Quite regularly, I take a look at the "Graphic Detail" blog that's published each business day on The Economist's website. Many of the graphs, maps and infographics that they produce are rather interesting.
Today's one is taken from a recent study, "Divergent Effects of Beliefs in Heaven an Hell on National Crime Rates", published by Azim Shariff and Mijke Rhemtulla in the open-access journal, Plos One.
Here's the abstract from that paper:
You've probably guessed that the authors aren't econometricians!"Though religion has been shown to have generally positive effects on normative ‘prosocial’ behavior, recent laboratory research suggests that these effects may be driven primarily by supernatural punishment. Supernatural benevolence, on the other hand, may actually be associated with less prosocial behavior. Here, we investigate these effects at the societal level, showing that the proportion of people who believe in hell negatively predicts national crime rates whereas belief in heaven predicts higher crime rates. These effects remain after accounting for a host of covariates, and ultimately prove stronger predictors of national crime rates than economic variables such as GDP and income inequality. Expanding on laboratory research on religious prosociality, this is the first study to tie religious beliefs to large-scale cross-national trends in pro- and anti-social behavior."
Oh yes - here's the graph in question:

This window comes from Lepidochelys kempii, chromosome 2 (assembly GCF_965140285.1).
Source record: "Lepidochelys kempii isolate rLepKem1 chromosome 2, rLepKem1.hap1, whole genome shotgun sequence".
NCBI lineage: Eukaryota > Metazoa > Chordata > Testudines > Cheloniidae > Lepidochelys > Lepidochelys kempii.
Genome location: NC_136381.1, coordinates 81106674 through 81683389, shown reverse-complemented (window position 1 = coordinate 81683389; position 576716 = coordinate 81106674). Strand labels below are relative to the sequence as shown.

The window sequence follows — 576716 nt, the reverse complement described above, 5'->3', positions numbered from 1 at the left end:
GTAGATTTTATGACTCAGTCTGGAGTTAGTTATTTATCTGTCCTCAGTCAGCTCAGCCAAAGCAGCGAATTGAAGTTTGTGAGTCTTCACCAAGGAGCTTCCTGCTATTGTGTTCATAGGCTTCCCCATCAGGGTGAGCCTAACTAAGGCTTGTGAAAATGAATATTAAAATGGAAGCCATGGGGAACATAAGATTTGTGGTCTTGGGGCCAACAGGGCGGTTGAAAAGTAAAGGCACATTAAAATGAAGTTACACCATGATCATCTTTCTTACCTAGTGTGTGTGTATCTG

Now, to be fair to the authors, they do acknowledge (in the "Limitations and Future Directions" section of their paper):
However, they then (immediately) continue:"First and foremost, these findings are correlational, and thus reverse-causation and third variable explanations need to be discounted before causal claims can be firmly endorsed."
"However, at least two reasons suggest that a causal effect of these religious beliefs on crime is a plausible explanation for the pattern of results.
My interpretation of what they're saying here - "we believe there's a causal relationship".First, obvious third variable candidates such as differences between countries in national personality, wealth, wealth distribution, and general religiosity show no indication of driving the effects. Second, numerous lab studies have established direct causal effects for religious beliefs on both pro- and anti-social behaviors. The possibility remains that the lab effects and the international crime rate effects are entirely unrelated, but parsimony suggests that both are, at least to some degree, a reflection of the same underlying causal story. Nevertheless, future research would be beneficially directed towards addressing possible alternative explanations."
If you take a look at this study, I think you'll find quite a few things that warrant an eye-roll.
I'll be interested to see your comments about how you would have undertaken the statistical analysis differently!
© 2012, David E. Giles